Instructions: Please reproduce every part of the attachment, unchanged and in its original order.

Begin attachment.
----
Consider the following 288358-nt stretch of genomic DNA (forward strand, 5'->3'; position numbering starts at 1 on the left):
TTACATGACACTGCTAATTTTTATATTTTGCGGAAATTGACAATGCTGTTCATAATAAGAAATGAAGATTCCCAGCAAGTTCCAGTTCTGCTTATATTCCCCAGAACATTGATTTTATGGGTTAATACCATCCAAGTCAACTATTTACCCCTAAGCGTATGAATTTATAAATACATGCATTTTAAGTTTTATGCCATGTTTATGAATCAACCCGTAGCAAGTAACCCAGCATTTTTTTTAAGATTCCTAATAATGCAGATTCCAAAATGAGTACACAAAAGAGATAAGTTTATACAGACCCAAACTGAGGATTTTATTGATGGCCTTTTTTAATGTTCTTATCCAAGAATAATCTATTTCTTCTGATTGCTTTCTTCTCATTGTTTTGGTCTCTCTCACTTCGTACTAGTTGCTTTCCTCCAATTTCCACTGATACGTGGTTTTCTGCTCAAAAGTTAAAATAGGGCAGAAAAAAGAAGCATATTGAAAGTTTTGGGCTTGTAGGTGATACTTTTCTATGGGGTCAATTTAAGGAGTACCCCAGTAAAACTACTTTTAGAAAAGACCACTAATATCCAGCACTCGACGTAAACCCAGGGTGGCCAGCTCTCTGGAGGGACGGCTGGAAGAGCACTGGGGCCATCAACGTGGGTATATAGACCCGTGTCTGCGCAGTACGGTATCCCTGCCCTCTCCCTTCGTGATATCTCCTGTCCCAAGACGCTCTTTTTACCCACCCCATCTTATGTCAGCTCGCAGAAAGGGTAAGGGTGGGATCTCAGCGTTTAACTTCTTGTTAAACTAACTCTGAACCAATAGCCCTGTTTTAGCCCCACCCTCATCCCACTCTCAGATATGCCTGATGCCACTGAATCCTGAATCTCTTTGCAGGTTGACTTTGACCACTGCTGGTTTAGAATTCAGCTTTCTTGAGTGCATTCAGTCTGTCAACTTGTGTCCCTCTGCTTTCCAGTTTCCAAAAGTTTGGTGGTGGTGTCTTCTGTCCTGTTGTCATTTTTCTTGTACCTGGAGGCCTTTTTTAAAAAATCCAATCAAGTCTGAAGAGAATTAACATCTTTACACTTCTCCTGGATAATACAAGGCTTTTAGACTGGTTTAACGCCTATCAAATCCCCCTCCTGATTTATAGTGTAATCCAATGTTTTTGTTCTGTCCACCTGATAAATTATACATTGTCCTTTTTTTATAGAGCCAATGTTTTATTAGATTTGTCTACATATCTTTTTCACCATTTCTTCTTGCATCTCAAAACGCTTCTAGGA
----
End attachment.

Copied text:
Consider the following 288358-nt stretch of genomic DNA (forward strand, 5'->3'; position numbering starts at 1 on the left):
TTACATGACACTGCTAATTTTTATATTTTGCGGAAATTGACAATGCTGTTCATAATAAGAAATGAAGATTCCCAGCAAGTTCCAGTTCTGCTTATATTCCCCAGAACATTGATTTTATGGGTTAATACCATCCAAGTCAACTATTTACCCCTAAGCGTATGAATTTATAAATACATGCATTTTAAGTTTTATGCCATGTTTATGAATCAACCCGTAGCAAGTAACCCAGCATTTTTTTTAAGATTCCTAATAATGCAGATTCCAAAATGAGTACACAAAAGAGATAAGTTTATACAGACCCAAACTGAGGATTTTATTGATGGCCTTTTTTAATGTTCTTATCCAAGAATAATCTATTTCTTCTGATTGCTTTCTTCTCATTGTTTTGGTCTCTCTCACTTCGTACTAGTTGCTTTCCTCCAATTTCCACTGATACGTGGTTTTCTGCTCAAAAGTTAAAATAGGGCAGAAAAAAGAAGCATATTGAAAGTTTTGGGCTTGTAGGTGATACTTTTCTATGGGGTCAATTTAAGGAGTACCCCAGTAAAACTACTTTTAGAAAAGACCACTAATATCCAGCACTCGACGTAAACCCAGGGTGGCCAGCTCTCTGGAGGGACGGCTGGAAGAGCACTGGGGCCATCAACGTGGGTATATAGACCCGTGTCTGCGCAGTACGGTATCCCTGCCCTCTCCCTTCGTGATATCTCCTGTCCCAAGACGCTCTTTTTACCCACCCCATCTTATGTCAGCTCGCAGAAAGGGTAAGGGTGGGATCTCAGCGTTTAACTTCTTGTTAAACTAACTCTGAACCAATAGCCCTGTTTTAGCCCCACCCTCATCCCACTCTCAGATATGCCTGATGCCACTGAATCCTGAATCTCTTTGCAGGTTGACTTTGACCACTGCTGGTTTAGAATTCAGCTTTCTTGAGTGCATTCAGTCTGTCAACTTGTGTCCCTCTGCTTTCCAGTTTCCAAAAGTTTGGTGGTGGTGTCTTCTGTCCTGTTGTCATTTTTCTTGTACCTGGAGGCCTTTTTTAAAAAATCCAATCAAGTCTGAAGAGAATTAACATCTTTACACTTCTCCTGGATAATACAAGGCTTTTAGACTGGTTTAACGCCTATCAAATCCCCCTCCTGATTTATAGTGTAATCCAATGTTTTTGTTCTGTCCACCTGATAAATTATACATTGTCCTTTTTTTATAGAGCCAATGTTTTATTAGATTTGTCTACATATCTTTTTCACCATTTCTTCTTGCATCTCAAAACGCTTCTAGGA